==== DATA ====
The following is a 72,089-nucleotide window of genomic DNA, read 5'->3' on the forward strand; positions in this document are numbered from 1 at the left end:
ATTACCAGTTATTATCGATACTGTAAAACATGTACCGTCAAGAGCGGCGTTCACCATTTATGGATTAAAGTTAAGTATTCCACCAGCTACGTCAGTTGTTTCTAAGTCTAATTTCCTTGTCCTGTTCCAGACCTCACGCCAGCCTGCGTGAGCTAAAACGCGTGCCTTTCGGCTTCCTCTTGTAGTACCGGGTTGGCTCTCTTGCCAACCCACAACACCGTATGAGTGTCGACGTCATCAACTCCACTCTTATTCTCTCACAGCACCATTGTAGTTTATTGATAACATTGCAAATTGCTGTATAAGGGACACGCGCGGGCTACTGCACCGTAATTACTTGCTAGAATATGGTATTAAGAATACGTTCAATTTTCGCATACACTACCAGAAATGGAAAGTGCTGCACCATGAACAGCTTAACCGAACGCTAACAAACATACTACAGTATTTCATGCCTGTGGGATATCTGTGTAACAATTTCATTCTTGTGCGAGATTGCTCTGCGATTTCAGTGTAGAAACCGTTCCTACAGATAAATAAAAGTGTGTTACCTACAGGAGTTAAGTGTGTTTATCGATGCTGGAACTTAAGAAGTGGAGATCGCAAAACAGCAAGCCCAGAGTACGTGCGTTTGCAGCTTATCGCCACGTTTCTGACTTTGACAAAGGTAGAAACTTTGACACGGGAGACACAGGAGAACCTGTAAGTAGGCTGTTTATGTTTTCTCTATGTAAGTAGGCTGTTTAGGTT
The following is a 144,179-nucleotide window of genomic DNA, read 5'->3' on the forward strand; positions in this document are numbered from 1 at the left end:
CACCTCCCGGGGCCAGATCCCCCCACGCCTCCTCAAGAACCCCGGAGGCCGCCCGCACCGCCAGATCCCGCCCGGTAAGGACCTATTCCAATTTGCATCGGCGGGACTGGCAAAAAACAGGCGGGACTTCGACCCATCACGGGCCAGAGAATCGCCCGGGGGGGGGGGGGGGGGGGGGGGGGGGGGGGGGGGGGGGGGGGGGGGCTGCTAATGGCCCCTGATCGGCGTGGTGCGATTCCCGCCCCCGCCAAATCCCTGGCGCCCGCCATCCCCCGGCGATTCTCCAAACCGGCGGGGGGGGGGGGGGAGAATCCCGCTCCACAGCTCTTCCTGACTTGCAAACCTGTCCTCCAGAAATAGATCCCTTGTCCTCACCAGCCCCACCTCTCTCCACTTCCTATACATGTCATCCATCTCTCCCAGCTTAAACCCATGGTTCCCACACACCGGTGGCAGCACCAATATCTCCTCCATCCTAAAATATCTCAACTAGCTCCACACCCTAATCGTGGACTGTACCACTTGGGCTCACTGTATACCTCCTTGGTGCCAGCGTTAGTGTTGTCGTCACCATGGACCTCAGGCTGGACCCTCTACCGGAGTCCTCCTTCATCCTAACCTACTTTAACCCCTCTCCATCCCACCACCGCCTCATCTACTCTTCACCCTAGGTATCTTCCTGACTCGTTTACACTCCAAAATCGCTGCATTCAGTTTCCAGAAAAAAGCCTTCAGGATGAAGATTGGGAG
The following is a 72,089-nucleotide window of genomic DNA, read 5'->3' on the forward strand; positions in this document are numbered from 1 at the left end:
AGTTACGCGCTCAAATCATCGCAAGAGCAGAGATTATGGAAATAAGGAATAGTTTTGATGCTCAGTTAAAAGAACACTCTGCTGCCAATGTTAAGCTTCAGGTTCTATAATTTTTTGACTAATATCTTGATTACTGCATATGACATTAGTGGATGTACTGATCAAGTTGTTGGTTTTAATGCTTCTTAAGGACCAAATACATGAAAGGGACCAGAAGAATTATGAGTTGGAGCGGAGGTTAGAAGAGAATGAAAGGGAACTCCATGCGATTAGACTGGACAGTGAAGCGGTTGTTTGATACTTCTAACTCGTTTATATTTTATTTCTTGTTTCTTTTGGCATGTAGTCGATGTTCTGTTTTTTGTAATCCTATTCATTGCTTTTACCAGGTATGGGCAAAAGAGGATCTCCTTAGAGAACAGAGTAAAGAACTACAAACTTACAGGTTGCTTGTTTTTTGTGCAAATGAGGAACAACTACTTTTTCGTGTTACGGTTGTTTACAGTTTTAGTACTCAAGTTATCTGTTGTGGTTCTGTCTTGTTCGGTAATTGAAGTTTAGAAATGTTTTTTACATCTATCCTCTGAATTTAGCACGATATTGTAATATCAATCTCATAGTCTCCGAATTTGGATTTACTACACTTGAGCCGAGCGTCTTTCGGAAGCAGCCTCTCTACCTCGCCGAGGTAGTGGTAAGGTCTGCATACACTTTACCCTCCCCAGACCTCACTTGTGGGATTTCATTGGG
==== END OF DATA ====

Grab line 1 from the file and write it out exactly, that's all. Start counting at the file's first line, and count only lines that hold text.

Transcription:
The following is a 72,089-nucleotide window of genomic DNA, read 5'->3' on the forward strand; positions in this document are numbered from 1 at the left end: